Neurological interest and career exploration among black medical students: Perceptions and solutions for the pipeline.

Journal Article (Journal Article)

PURPOSE: The goal of this study was to identify factors that influence the selection of Neurology as a career choice for Black medical students. METHODS: Survey data was collected from attendees at a national educational conference and at a large academic medical school. Two proportion z-tests were used to assess responses among students of different racial/ethnic backgrounds. RESULTS: 199 students participated in the survey. Compared to their Asian and White counterparts, Black students were significantly less likely to choose or consider a career in Neurology. In addition, we found that these students relied more heavily on their pre-clinical experiences to make this determination, citing preference for another specialty, lack of exposure, a preference for a different patient population, and a lack of racial/ethnic diversity as key reasons to not choose a career in Neurology. CONCLUSIONS: Neurological disorders are important contributors to morbidity and mortality. It is imperative that the field attract medical students toward careers in Neurology, particularly those students from traditionally and persistently underrepresented backgrounds. Our findings suggest that Black medical students consider Neurology as a specialty choice less frequently than their counterparts do, and this decision may be made prior to training. We conclude that a multifaceted approach is best to improve the racial/ethnic diversity within the neurological workforce, which should include targeted interventions prior to and after matriculation to medical school.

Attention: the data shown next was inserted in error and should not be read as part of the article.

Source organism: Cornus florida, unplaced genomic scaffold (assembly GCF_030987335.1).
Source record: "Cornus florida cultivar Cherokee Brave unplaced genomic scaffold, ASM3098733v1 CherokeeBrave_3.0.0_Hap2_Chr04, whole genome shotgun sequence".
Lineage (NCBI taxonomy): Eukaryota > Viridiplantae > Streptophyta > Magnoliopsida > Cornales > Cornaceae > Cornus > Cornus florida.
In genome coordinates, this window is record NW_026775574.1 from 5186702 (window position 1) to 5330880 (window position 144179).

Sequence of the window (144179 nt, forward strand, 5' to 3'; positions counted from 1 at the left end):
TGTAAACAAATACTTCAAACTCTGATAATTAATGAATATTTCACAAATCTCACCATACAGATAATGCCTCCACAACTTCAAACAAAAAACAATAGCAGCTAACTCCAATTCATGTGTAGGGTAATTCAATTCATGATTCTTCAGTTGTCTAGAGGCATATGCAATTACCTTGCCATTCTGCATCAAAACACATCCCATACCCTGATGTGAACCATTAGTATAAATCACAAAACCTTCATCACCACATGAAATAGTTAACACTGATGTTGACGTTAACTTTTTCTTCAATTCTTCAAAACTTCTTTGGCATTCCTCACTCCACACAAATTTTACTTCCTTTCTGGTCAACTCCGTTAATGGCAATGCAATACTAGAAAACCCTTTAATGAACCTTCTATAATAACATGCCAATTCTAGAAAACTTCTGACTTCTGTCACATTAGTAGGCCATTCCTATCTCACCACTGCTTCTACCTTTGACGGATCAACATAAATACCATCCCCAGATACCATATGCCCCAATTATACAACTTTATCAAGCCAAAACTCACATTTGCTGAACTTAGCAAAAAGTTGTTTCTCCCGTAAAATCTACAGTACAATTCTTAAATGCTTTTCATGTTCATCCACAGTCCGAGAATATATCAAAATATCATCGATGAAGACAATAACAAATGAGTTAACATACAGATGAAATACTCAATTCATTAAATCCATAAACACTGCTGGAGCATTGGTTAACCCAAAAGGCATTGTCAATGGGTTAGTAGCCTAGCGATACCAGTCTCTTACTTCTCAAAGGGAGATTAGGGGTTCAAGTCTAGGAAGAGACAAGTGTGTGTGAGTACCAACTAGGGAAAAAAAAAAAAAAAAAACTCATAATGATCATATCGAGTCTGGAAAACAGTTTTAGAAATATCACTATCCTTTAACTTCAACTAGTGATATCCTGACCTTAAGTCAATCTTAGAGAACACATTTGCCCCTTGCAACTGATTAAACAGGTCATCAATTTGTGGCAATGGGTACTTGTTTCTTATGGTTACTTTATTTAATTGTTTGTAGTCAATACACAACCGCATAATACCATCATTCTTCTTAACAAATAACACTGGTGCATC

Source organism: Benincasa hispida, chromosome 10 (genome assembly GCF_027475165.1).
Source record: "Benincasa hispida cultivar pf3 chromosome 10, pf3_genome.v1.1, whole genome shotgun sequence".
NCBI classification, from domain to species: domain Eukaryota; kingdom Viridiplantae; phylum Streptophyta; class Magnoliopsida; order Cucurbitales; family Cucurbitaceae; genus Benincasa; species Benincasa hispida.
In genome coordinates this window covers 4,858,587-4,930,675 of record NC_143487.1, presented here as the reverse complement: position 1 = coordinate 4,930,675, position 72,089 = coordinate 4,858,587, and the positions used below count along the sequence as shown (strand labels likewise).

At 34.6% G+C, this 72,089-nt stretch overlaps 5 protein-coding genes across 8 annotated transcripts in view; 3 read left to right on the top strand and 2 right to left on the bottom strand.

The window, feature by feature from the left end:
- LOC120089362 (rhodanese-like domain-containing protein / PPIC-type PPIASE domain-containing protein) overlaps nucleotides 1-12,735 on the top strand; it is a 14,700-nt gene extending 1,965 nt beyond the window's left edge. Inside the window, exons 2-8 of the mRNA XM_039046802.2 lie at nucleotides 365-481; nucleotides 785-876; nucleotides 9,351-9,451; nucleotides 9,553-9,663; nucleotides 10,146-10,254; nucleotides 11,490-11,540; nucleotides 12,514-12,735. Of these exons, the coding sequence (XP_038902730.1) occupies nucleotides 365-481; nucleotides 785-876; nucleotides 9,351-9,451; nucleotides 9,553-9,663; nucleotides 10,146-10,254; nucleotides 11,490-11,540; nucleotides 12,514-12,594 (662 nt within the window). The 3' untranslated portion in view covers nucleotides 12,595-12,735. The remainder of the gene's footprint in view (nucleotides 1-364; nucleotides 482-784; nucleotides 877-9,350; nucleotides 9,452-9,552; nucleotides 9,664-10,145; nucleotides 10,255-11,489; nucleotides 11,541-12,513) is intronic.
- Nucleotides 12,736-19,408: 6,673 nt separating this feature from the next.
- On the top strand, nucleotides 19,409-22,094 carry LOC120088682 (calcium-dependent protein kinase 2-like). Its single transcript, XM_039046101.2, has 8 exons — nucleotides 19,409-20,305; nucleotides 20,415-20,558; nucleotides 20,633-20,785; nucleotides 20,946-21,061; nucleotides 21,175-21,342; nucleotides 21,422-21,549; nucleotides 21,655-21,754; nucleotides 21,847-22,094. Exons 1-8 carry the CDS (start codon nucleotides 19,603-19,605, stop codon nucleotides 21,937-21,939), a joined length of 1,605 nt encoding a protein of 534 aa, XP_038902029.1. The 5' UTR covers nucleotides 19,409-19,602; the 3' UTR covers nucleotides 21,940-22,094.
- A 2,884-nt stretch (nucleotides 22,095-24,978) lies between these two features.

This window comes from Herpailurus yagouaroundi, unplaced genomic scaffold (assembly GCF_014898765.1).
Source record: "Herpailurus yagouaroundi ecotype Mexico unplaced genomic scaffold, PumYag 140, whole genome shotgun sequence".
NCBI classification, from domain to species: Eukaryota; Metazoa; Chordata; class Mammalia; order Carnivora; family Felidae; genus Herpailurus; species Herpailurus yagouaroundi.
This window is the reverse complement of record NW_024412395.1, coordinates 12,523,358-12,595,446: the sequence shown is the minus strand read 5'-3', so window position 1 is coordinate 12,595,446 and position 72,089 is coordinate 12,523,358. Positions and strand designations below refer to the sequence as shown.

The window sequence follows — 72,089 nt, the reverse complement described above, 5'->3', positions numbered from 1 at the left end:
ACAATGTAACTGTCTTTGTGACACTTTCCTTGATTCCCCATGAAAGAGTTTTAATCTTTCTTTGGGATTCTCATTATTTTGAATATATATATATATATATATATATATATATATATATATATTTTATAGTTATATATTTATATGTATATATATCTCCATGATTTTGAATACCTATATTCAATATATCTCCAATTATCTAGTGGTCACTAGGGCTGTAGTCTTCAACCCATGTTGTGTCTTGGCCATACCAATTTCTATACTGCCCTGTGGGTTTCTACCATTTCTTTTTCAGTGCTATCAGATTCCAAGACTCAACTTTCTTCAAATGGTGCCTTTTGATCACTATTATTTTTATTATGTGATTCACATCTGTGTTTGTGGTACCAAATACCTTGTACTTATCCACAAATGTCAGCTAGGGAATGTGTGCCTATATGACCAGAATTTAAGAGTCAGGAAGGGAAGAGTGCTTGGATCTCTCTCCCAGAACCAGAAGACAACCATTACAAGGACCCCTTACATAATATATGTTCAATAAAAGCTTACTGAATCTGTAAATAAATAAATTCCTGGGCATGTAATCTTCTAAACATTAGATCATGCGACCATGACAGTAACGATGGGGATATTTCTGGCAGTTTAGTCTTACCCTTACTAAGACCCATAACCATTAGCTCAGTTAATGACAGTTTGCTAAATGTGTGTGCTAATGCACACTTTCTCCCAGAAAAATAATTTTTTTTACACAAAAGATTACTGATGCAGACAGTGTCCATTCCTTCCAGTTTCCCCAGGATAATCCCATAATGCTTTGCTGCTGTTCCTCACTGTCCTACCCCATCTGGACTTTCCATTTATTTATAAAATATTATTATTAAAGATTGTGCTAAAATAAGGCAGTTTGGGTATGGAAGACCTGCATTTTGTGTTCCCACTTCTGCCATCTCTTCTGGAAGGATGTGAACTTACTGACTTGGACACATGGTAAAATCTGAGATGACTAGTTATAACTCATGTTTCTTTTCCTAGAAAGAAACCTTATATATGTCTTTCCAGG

Full Text

Duke Authors

Cited Authors

  • Railey, KM; Spector, AR

Published Date

  • July 23, 2021

Published In

PubMed ID

  • 34311968

Electronic International Standard Serial Number (EISSN)

  • 1943-4693

Digital Object Identifier (DOI)

  • 10.1016/j.jnma.2021.06.004

Language

  • eng

Conference Location

  • United States